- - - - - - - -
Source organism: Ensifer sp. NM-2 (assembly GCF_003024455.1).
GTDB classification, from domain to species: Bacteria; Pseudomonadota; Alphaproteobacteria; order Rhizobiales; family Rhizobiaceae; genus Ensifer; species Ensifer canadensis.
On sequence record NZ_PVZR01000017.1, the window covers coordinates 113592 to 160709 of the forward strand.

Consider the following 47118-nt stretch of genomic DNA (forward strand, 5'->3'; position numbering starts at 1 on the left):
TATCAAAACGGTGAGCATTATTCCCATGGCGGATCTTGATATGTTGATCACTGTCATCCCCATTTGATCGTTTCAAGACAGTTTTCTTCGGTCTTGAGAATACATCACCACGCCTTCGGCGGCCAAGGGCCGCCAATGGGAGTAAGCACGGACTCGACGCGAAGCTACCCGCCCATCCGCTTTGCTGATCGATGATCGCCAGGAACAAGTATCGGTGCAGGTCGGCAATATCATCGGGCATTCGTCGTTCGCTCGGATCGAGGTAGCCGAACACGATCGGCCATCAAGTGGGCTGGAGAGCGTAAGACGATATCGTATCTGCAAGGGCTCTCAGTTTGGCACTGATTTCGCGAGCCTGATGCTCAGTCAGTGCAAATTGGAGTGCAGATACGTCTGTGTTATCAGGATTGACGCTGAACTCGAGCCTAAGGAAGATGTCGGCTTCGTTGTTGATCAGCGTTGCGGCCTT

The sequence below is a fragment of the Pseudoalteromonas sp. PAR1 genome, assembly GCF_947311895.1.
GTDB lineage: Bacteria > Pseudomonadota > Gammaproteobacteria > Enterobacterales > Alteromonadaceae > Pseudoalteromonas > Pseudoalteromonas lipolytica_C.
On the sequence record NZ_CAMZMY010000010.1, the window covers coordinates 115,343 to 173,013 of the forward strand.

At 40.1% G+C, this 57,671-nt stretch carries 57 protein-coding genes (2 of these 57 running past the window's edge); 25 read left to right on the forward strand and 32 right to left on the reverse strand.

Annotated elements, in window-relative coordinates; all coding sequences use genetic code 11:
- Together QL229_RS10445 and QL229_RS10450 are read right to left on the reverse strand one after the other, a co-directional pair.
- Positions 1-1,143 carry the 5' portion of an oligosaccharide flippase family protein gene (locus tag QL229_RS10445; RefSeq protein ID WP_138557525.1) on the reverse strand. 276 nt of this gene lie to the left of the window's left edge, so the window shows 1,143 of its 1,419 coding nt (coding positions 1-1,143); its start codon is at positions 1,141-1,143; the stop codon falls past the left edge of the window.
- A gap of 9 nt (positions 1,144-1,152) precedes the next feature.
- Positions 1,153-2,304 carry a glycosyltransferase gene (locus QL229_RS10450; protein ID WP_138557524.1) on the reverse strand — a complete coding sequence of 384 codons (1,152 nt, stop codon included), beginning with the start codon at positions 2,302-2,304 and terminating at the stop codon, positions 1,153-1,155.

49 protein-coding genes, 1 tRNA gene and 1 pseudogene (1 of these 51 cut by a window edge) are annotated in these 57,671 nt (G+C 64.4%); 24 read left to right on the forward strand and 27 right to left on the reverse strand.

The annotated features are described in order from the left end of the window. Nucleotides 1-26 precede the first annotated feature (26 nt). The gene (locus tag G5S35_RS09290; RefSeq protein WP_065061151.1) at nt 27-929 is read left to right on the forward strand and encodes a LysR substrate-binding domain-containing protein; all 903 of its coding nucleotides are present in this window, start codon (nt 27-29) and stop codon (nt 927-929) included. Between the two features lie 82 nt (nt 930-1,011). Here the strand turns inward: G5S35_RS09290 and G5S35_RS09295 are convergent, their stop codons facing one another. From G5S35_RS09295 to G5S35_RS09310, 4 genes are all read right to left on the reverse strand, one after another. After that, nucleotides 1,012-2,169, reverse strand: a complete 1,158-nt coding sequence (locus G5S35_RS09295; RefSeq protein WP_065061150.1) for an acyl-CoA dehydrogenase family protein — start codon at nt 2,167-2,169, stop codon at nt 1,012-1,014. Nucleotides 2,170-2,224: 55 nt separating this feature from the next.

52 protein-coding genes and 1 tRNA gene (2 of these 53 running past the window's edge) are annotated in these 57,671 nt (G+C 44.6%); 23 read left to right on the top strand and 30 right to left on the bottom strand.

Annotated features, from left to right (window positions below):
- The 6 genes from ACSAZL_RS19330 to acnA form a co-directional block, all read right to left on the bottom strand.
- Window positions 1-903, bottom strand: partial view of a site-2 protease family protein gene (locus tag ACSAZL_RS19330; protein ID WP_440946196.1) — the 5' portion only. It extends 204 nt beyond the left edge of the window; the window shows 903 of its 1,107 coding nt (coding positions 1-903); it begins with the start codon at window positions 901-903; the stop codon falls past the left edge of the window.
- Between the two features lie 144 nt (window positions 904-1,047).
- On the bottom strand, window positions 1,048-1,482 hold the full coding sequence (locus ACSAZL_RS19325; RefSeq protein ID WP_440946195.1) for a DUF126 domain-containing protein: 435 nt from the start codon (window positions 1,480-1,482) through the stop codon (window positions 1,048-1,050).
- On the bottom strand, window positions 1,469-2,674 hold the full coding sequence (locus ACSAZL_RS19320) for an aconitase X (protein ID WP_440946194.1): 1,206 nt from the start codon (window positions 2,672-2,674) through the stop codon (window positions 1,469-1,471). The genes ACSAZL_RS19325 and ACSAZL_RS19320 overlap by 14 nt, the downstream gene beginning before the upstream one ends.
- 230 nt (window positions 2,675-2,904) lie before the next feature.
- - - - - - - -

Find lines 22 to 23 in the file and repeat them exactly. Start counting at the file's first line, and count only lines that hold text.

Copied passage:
- On the bottom strand, window positions 1,048-1,482 hold the full coding sequence (locus ACSAZL_RS19325; RefSeq protein ID WP_440946195.1) for a DUF126 domain-containing protein: 435 nt from the start codon (window positions 1,480-1,482) through the stop codon (window positions 1,048-1,050).
- On the bottom strand, window positions 1,469-2,674 hold the full coding sequence (locus ACSAZL_RS19320) for an aconitase X (protein ID WP_440946194.1): 1,206 nt from the start codon (window positions 2,672-2,674) through the stop codon (window positions 1,469-1,471). The genes ACSAZL_RS19325 and ACSAZL_RS19320 overlap by 14 nt, the downstream gene beginning before the upstream one ends.